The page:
An electric fireplace heats a home with electric-supplied heat instead of wood. Homeowners traditionally mount an electric fireplace against a wall. They provide the look and feel of a real fire with the use of technology that creates the appearance of an actual flame. Although most electric fireplaces perform to their specifications, occasionally a problem can arise that causes it to stop working.
Technology provides the illusion of a flame that flickers much like an actual fire. The flame is powered by a motor that creates movement. However, when a wire becomes loose or the motor ceases to operate, the flame can suddenly freeze. Inspect the wiring to ensure everything is in its correct place. If you do not find an issue with the wiring, you likely need to replace the flame motor.
Fireplace Fails to Turn on
Electric fireplaces are turned on by an on/off switch located on the wall or fireplace unit and a remote control. If a fireplace fails to turn on when prompted, the problem can involve one of several components. Start by checking for faulty wiring. In certain cases, the electric voltage from the power outlet that the fireplace is plugged into does not supply enough electricity to power the device. Confirm this problem by identifying wiring connections that may not be converted correctly. When the remote does not work, but the main on/off switch does, the problem lies with the remote. A faulty circuit board can render a remote ineffective.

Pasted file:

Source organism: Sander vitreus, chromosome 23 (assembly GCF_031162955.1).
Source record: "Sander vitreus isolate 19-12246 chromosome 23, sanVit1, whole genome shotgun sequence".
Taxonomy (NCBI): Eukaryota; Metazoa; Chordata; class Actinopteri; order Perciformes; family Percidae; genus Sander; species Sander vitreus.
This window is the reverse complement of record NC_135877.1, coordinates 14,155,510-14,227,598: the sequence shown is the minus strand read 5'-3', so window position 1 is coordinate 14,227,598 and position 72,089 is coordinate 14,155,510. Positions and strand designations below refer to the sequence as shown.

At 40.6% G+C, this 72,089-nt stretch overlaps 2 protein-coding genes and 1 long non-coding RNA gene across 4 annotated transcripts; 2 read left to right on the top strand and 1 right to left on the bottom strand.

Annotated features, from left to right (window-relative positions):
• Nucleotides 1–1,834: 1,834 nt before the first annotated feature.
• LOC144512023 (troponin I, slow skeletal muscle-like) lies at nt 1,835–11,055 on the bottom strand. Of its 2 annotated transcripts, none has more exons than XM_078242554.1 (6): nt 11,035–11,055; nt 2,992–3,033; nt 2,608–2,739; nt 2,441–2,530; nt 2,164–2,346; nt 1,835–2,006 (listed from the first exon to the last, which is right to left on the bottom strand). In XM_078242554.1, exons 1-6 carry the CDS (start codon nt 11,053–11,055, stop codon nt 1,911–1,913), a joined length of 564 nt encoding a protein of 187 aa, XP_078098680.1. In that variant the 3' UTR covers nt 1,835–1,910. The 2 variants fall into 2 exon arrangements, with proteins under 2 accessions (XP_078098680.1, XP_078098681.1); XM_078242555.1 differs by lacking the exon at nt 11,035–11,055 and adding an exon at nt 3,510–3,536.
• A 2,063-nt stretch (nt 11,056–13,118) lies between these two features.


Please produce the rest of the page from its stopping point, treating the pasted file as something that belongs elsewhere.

Unit Does Not Supply Heat
In certain cases, an electric fireplace's flame flickers and the fan blows, but no heat is produced. This problem occurs when the thermostat is set too low—below room temperature—preventing it from turning on. The problem also occurs when a wire becomes loose, causing it to fail to make a connection. The switch that turns on the light bulbs that supplies the heat source can also malfunction, affecting the heat produced. When this is a plausible conclusion, replacing the heat switch usually resolves the issue.
Christie Gross has been writing since 1998. Her work writing public policy platforms for elected officials nationwide has been featured in national and local newspapers under various client pen names. Gross has a Bachelor of Arts in English and political science, as well as a Master of Public Administration from the University of Delaware.